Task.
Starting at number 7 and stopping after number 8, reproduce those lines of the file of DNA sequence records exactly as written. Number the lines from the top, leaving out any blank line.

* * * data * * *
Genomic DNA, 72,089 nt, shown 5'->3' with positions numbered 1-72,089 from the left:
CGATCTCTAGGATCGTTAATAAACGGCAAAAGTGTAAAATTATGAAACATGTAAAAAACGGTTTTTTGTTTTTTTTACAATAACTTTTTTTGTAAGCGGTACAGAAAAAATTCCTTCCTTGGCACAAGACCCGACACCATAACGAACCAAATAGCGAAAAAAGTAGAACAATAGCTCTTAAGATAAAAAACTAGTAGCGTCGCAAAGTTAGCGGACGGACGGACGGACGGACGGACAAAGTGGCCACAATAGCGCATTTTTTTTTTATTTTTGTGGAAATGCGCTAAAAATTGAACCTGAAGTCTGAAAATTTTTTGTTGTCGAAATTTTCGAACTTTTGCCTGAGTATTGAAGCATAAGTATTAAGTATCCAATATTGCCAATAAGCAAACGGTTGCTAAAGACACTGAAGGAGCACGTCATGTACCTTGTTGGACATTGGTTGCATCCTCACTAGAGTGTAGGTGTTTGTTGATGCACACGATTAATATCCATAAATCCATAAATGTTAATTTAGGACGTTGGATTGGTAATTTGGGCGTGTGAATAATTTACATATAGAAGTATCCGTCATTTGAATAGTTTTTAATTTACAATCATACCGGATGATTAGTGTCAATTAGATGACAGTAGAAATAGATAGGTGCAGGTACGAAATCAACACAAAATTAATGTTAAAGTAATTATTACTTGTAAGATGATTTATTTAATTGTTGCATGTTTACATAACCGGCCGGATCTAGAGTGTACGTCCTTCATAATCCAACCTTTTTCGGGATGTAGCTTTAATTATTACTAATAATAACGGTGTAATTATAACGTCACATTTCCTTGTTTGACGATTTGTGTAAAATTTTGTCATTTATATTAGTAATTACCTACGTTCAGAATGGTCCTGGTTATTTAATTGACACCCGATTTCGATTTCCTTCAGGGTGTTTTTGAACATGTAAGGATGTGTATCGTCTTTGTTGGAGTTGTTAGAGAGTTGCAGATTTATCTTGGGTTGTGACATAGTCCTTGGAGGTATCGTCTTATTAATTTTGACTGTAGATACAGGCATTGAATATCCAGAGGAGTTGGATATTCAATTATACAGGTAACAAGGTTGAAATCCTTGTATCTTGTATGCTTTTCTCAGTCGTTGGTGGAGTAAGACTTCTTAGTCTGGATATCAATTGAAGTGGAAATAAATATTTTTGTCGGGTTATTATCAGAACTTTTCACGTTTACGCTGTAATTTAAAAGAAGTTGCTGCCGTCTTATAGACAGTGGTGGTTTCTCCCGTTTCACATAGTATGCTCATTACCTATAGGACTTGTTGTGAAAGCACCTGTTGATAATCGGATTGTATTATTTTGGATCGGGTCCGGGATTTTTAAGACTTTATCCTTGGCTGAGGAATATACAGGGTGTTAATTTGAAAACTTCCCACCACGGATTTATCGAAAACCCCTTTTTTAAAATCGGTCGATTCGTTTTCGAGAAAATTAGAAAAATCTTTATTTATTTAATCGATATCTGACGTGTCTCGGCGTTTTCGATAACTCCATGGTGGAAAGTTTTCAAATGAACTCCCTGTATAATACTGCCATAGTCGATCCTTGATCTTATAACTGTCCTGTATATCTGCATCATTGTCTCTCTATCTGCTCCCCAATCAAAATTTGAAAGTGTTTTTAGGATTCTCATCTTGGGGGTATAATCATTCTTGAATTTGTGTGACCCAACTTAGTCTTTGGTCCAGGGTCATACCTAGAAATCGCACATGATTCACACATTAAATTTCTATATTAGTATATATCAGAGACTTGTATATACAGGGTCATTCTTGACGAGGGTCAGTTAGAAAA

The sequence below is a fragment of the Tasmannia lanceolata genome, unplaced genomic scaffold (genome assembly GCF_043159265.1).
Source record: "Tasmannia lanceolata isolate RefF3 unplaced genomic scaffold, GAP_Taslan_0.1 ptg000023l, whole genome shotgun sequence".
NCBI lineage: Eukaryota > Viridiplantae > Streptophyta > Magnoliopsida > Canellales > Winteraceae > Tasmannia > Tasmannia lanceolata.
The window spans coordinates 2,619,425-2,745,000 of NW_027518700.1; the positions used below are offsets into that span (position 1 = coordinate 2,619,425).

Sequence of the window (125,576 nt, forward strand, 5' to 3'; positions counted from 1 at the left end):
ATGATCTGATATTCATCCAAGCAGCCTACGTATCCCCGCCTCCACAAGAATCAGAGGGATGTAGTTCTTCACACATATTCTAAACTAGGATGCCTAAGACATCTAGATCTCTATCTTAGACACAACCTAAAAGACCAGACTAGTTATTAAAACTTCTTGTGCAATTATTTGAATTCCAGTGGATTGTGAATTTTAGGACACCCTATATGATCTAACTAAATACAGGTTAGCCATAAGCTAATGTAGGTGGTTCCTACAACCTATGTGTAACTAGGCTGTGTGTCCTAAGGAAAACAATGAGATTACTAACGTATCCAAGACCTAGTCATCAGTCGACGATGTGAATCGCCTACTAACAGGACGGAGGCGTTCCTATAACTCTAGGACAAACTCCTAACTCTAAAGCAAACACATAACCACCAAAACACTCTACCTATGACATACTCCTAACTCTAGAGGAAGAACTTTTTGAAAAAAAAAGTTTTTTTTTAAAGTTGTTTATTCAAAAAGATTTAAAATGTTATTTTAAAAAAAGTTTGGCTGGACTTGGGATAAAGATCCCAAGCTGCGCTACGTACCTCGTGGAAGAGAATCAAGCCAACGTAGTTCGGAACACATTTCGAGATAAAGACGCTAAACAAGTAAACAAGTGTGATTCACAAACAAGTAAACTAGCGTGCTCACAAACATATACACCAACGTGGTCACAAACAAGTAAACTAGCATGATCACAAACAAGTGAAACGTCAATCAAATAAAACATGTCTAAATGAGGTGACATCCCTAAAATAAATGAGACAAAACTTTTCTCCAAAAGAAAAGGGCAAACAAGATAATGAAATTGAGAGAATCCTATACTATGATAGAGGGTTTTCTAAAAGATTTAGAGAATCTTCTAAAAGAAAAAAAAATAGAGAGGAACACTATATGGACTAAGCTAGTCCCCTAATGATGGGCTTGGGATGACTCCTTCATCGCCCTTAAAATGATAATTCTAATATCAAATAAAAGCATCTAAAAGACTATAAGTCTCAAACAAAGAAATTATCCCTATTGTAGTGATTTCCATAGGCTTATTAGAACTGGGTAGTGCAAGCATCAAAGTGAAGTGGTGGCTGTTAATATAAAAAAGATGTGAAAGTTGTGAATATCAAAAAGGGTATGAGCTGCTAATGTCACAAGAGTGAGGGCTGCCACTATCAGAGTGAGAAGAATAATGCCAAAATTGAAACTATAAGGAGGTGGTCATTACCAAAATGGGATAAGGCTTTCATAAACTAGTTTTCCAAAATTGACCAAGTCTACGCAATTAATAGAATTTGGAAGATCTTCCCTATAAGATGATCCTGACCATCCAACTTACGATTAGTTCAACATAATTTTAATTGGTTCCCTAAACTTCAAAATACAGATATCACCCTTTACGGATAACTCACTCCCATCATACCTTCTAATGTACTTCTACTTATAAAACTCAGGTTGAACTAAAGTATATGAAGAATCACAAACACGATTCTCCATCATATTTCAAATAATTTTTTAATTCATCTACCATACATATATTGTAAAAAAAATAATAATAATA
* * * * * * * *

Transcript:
Sequence of the window (125,576 nt, forward strand, 5' to 3'; positions counted from 1 at the left end):
ATGATCTGATATTCATCCAAGCAGCCTACGTATCCCCGCCTCCACAAGAATCAGAGGGATGTAGTTCTTCACACATATTCTAAACTAGGATGCCTAAGACATCTAGATCTCTATCTTAGACACAACCTAAAAGACCAGACTAGTTATTAAAACTTCTTGTGCAATTATTTGAATTCCAGTGGATTGTGAATTTTAGGACACCCTATATGATCTAACTAAATACAGGTTAGCCATAAGCTAATGTAGGTGGTTCCTACAACCTATGTGTAACTAGGCTGTGTGTCCTAAGGAAAACAATGAGATTACTAACGTATCCAAGACCTAGTCATCAGTCGACGATGTGAATCGCCTACTAACAGGACGGAGGCGTTCCTATAACTCTAGGACAAACTCCTAACTCTAAAGCAAACACATAACCACCAAAACACTCTACCTATGACATACTCCTAACTCTAGAGGAAGAACTTTTTGAAAAAAAAAGTTTTTTTTTAAAGTTGTTTATTCAAAAAGATTTAAAATGTTATTTTAAAAAAAGTTTGGCTGGACTTGGGATAAAGATCCCAAGCTGCGCTACGTACCTCGTGGAAGAGAATCAAGCCAACGTAGTTCGGAACACATTTCGAGATAAAGACGCTAAACAAGTAAACAAGTGTGATTCACAAACAAGTAAACTAGCGTGCTCACAAACATATACACCAACGTGGTCACAAACAAGTAAACTAGCATGATCACAAACAAGTGAAACGTCAATCAAATAAAACATGTCTAAATGAGGTGACATCCCTAAAATAAATGAGACAAAACTTTTCTCCAAAAGAAAAGGGCAAACAAGATAATGAAATTGAGAGAATCCTATACTATGATAGAGGGTTTTCTAAAAGATTTAGAGAATCTTCTAAAAGAAAAAAAAATAGAGAGGAACACTATATGGACTAAGCTAGTCCCCTAATGATGGGCTTGGGATGACTCCTTCATCGCCCTTAAAATGATAATTCTAATATCAAATAAAAGCATCTAAAAGACTATAAGTCTCAAACAAAGAAATTATCCCTATTGTAGTGATTTCCATAGGCTTATTAGAACTGGGTAGTGCAAGCATCAAAGTGAAGTGGTGGCTGTTAATATAAAAAAGATGTGAAAGTTGTGAATATCAAAAAGGGTATGAGCTGCTAATGTCACAAGAGTGAGGGCTGCCACTATCAGAGTGAGAAGAATAATGCCAAAATTGAAACTATAAGGAGGTGGTCATTACCAAAATGGGATAAGGCTTTCATAAACTAGTTTTCCAAAATTGACCAAGTCTACGCAATTAATAGAATTTGGAAGATCTTCCCTATAAGATGATCCTGACCATCCAACTTACGATTAGTTCAACATAATTTTAATTGGTTCCCTAAACTTCAAAATACAGATATCACCCTTTACGGATAACTCACTCCCATCATACCTTCTAATGTACTTCTACTTATAAAACTCAGGTTGAACTAAAGTATATGAAGAATCACAAACACGATTCTCCATCATATTTCAAATAATTTTTTAATTCATCTACCATACATATATTGTAAAAAAAATAATAATAATA